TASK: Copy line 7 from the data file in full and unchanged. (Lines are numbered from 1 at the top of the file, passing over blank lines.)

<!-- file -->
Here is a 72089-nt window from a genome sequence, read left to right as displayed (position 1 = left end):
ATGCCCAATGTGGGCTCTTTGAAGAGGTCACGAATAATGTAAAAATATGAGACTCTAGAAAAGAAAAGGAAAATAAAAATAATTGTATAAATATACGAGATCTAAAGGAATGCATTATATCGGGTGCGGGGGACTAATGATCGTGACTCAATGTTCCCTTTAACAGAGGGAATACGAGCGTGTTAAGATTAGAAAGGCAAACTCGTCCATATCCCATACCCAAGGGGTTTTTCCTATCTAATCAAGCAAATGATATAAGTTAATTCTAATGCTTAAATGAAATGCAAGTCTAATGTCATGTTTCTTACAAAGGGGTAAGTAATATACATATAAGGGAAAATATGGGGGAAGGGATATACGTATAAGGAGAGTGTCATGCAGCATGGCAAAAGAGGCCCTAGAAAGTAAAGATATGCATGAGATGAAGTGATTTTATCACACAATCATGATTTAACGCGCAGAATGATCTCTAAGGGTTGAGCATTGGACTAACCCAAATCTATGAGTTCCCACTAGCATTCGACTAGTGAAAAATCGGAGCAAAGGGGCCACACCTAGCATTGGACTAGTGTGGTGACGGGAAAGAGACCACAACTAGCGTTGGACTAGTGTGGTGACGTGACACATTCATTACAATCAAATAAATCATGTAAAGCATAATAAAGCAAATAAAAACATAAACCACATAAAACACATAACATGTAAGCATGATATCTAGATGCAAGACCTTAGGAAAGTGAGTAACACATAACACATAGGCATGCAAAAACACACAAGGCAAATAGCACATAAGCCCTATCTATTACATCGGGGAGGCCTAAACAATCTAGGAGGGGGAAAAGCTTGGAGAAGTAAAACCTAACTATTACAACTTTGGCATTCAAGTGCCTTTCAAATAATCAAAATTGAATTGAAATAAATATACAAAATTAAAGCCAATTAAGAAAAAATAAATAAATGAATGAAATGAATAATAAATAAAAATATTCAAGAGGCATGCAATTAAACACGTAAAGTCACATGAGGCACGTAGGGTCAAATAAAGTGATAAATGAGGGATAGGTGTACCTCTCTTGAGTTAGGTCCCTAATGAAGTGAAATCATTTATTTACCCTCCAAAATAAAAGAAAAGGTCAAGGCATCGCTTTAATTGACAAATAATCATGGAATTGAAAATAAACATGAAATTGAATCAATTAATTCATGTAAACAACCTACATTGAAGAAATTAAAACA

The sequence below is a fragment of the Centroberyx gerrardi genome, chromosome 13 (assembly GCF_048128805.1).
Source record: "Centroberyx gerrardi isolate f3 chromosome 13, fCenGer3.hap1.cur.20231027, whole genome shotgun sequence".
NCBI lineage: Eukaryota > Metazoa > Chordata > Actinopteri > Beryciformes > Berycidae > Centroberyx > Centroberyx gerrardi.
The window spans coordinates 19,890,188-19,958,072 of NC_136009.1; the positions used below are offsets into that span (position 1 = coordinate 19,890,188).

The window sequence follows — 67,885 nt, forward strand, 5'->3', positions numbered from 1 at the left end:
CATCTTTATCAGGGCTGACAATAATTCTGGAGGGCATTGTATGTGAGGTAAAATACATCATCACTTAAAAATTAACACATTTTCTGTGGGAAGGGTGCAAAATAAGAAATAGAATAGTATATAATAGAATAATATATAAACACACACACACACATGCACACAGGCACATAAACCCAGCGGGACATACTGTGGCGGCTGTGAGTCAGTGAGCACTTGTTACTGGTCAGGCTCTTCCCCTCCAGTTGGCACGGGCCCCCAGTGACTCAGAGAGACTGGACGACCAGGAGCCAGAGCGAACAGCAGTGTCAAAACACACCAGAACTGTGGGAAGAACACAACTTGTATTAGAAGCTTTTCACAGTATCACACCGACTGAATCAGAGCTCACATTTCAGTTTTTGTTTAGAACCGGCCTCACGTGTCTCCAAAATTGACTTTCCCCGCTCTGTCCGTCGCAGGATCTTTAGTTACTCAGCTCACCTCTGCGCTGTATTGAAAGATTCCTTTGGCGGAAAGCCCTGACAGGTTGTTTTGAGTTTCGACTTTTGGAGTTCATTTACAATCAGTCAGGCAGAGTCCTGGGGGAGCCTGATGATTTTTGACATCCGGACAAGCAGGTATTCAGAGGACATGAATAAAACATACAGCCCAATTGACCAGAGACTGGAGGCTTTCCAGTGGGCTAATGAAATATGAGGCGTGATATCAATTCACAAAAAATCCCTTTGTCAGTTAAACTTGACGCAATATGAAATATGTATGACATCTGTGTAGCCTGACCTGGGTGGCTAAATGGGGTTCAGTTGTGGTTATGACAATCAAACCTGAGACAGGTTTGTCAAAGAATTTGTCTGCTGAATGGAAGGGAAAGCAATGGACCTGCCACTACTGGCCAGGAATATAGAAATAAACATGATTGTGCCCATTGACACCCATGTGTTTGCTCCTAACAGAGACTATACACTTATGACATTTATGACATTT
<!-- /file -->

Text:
The window sequence follows — 67,885 nt, forward strand, 5'->3', positions numbered from 1 at the left end: